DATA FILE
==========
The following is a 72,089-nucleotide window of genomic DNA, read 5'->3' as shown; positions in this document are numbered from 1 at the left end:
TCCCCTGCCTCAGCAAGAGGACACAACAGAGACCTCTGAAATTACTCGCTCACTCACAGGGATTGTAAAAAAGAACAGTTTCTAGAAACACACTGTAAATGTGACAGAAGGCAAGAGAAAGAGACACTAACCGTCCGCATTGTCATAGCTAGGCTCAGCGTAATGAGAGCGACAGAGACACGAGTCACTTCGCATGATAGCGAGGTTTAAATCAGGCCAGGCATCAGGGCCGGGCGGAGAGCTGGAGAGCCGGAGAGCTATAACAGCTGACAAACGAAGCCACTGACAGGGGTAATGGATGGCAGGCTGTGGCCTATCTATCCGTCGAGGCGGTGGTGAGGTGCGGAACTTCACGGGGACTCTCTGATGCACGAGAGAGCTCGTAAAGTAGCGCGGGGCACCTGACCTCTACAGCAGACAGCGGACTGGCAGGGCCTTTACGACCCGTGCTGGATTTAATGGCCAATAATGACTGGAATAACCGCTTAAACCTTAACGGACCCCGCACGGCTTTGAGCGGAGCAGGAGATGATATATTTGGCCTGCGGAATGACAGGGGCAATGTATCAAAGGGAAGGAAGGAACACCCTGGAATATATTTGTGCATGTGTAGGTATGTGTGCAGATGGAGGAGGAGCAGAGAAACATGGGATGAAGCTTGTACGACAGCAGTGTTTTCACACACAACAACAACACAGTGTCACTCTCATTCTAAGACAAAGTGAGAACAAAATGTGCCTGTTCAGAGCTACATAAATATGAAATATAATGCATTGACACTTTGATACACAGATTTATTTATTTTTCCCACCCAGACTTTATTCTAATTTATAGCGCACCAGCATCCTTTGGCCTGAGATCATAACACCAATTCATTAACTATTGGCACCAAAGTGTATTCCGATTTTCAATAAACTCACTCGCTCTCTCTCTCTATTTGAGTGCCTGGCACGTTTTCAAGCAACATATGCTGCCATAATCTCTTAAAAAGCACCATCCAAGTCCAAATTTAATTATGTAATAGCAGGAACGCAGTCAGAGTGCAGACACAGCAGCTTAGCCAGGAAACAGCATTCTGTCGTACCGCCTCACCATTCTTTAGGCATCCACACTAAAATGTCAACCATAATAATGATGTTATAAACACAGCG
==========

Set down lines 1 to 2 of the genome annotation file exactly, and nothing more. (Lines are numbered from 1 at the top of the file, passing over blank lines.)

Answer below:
The following is a 72,089-nucleotide window of genomic DNA, read 5'->3' as shown; positions in this document are numbered from 1 at the left end:
TCCCCTGCCTCAGCAAGAGGACACAACAGAGACCTCTGAAATTACTCGCTCACTCACAGGGATTGTAAAAAAGAACAGTTTCTAGAAACACACTGTAAATGTGACAGAAGGCAAGAGAAAGAGACACTAACCGTCCGCATTGTCATAGCTAGGCTCAGCGTAATGAGAGCGACAGAGACACGAGTCACTTCGCATGATAGCGAGGTTTAAATCAGGCCAGGCATCAGGGCCGGGCGGAGAGCTGGAGAGCCGGAGAGCTATAACAGCTGACAAACGAAGCCACTGACAGGGGTAATGGATGGCAGGCTGTGGCCTATCTATCCGTCGAGGCGGTGGTGAGGTGCGGAACTTCACGGGGACTCTCTGATGCACGAGAGAGCTCGTAAAGTAGCGCGGGGCACCTGACCTCTACAGCAGACAGCGGACTGGCAGGGCCTTTACGACCCGTGCTGGATTTAATGGCCAATAATGACTGGAATAACCGCTTAAACCTTAACGGACCCCGCACGGCTTTGAGCGGAGCAGGAGATGATATATTTGGCCTGCGGAATGACAGGGGCAATGTATCAAAGGGAAGGAAGGAACACCCTGGAATATATTTGTGCATGTGTAGGTATGTGTGCAGATGGAGGAGGAGCAGAGAAACATGGGATGAAGCTTGTACGACAGCAGTGTTTTCACACACAACAACAACACAGTGTCACTCTCATTCTAAGACAAAGTGAGAACAAAATGTGCCTGTTCAGAGCTACATAAATATGAAATATAATGCATTGACACTTTGATACACAGATTTATTTATTTTTCCCACCCAGACTTTATTCTAATTTATAGCGCACCAGCATCCTTTGGCCTGAGATCATAACACCAATTCATTAACTATTGGCACCAAAGTGTATTCCGATTTTCAATAAACTCACTCGCTCTCTCTCTCTATTTGAGTGCCTGGCACGTTTTCAAGCAACATATGCTGCCATAATCTCTTAAAAAGCACCATCCAAGTCCAAATTTAATTATGTAATAGCAGGAACGCAGTCAGAGTGCAGACACAGCAGCTTAGCCAGGAAACAGCATTCTGTCGTACCGCCTCACCATTCTTTAGGCATCCACACTAAAATGTCAACCATAATAATGATGTTATAAACACAGCG